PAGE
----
The agrochemical giant made this move based on a June 14 Reuters investigation of Dr. Aaron Blair, a lead researcher on the World Health Organization's International Agency for Research on Cancer (IARC) committee, that classified glyphosate as a "2A probable human carcinogen" in March 2015.
By Avery Friedman
Algae is often considered a nuisance, but for Sweden, the rapidly growing sea plant is now an asset.
As the Scandinavian country works to cut all of its greenhouse gas emissions by 2045, it's using algae to sop up the carbon emissions from cement.
By Itai Vardi
A recent intensification in protests against Williams Partners' planned Atlantic Sunrise pipeline in Pennsylvania prompted a state senator to propose legislation aimed at limiting demonstrations.
Last month, Pennsylvania Sen. Scott Martin (R-Norman) announced his intention to introduce legislation that would pass the costs of law enforcement responding to protests onto the demonstrators. Martin also helped introduce a different bill that would criminalize protests at natural gas facilities.
The so-called "first and last mile" problem is one of the biggest hurdles with public transportation. How do you encourage more people to take Earth-friendlier commutes when their homes are miles away from the train or bus station?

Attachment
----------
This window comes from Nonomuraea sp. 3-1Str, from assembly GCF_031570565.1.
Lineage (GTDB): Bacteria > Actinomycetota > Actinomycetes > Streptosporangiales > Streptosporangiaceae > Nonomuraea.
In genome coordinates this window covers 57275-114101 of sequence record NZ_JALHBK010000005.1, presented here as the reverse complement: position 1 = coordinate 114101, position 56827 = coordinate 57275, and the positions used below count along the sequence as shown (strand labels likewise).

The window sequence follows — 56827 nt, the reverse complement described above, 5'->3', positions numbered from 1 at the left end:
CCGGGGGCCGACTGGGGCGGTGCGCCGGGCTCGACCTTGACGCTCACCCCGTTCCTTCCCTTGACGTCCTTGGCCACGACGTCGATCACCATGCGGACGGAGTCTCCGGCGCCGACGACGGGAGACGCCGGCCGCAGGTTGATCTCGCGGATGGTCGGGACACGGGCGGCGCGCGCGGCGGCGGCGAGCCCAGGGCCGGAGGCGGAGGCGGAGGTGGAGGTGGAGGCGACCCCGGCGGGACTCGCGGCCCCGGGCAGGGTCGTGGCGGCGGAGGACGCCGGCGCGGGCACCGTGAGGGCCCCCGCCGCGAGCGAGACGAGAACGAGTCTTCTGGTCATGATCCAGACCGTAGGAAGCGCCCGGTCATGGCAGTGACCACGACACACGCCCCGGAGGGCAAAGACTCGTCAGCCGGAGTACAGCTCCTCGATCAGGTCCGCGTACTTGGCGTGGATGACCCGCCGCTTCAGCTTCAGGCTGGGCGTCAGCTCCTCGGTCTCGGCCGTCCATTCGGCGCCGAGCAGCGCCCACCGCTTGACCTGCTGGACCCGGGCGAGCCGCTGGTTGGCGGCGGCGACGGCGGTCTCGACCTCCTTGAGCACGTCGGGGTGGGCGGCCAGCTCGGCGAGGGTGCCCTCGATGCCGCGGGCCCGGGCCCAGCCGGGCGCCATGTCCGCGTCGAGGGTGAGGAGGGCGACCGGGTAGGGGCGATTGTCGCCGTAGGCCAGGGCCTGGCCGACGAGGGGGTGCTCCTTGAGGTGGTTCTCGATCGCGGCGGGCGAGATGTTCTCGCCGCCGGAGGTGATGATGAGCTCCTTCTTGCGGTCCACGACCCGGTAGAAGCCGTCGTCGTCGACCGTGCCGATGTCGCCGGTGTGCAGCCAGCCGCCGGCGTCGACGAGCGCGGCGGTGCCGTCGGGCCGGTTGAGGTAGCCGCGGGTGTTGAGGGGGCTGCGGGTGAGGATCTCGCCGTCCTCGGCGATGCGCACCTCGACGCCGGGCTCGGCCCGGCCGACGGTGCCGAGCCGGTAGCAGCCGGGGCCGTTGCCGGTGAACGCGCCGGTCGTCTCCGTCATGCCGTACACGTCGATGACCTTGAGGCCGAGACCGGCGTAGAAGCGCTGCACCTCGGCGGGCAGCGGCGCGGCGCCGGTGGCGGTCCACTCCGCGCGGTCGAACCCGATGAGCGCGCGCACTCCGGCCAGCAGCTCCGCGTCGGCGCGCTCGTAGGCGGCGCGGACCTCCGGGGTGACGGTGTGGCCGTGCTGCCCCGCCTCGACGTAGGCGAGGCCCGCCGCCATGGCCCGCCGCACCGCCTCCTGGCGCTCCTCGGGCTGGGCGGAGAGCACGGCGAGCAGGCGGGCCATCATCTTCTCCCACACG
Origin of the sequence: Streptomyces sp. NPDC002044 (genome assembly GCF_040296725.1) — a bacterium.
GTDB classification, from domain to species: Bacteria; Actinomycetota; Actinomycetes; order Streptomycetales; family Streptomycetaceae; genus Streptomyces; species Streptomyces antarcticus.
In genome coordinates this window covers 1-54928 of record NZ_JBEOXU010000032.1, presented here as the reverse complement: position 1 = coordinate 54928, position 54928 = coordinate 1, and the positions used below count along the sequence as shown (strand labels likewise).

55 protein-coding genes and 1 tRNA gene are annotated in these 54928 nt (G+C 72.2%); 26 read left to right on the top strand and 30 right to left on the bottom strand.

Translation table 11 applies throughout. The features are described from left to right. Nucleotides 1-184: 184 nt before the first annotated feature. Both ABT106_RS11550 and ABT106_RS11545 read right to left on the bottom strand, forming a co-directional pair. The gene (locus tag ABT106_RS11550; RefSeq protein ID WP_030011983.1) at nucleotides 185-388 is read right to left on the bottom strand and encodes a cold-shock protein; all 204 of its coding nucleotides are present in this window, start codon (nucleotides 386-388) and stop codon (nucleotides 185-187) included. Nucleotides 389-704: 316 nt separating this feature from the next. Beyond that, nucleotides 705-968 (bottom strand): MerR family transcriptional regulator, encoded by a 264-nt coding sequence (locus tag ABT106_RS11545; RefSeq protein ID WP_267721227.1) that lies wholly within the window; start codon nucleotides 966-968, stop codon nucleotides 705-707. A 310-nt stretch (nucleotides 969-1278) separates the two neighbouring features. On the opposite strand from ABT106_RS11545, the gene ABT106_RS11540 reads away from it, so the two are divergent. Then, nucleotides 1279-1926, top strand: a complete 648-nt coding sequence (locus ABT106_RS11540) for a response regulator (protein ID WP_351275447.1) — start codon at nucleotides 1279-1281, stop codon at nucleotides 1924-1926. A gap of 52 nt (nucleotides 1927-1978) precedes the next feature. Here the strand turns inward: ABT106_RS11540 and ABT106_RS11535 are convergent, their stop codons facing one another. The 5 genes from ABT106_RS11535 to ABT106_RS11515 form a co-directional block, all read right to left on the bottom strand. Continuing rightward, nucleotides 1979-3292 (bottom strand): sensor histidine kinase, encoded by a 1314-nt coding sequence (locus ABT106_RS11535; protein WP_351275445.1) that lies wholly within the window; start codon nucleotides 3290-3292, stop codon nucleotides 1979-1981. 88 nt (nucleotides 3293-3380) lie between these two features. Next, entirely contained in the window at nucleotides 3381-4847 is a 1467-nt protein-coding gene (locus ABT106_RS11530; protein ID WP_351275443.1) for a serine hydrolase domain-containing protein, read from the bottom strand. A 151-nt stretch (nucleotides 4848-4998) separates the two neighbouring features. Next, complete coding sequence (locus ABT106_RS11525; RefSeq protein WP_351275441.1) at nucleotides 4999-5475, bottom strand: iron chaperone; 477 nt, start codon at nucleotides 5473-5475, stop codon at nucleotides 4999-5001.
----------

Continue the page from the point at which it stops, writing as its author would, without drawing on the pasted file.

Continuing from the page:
One solution, as this Estonian electric scooter company proposes, is to simply take your commute with you—literally. Tallinn-based Stigo has developed a compact e-scooter that folds to the size of a rolling suitcase in about two seconds.
[Editor's note: I'm still in shock after hearing the news that Lucia Grenna passed away in her sleep last week. When we first met in April of 2014 at a Copenhagen hotel, I was immediately taken by here powerful presence. We spent the next couple days participating in a Sustainia climate change event where Lucia presented her audacious plans to connect people to the climate issue. I had the chance to partner with Lucia on several other projects throughout the years and work with her incredible Connect4Climate team. I was always in awe of her ability to "make the impossible possible." Her spirit will live on forever. — Stefanie Spear]
It is with a heavy heart that Connect4Climate announces the passing of its founder and leading light, Lucia Grenna. Lucia passed peacefully in her sleep on June 15, well before her time. We remember her for her leadership and extraordinary ability to motivate people to take on some of the greatest challenges of our time, not least climate change.
By Stacy Malkan
Neil deGrasse Tyson has inspired millions of people to care about science and imagine themselves as participants in the scientific process. What a hopeful sign it is to see young girls wearing t-shirts emblazoned with the words, "Forget princess, I want to be an astrophysicist."
As Trevor Noah noted during The Daily Show episode last night (starts at 2:25), the real reason Trump has these rallies is to "get back in front of his loyal crowds and feed of their energy." Noah believes that "Trump supporters are so on board with their dude he can say anything and they'll come along for the ride."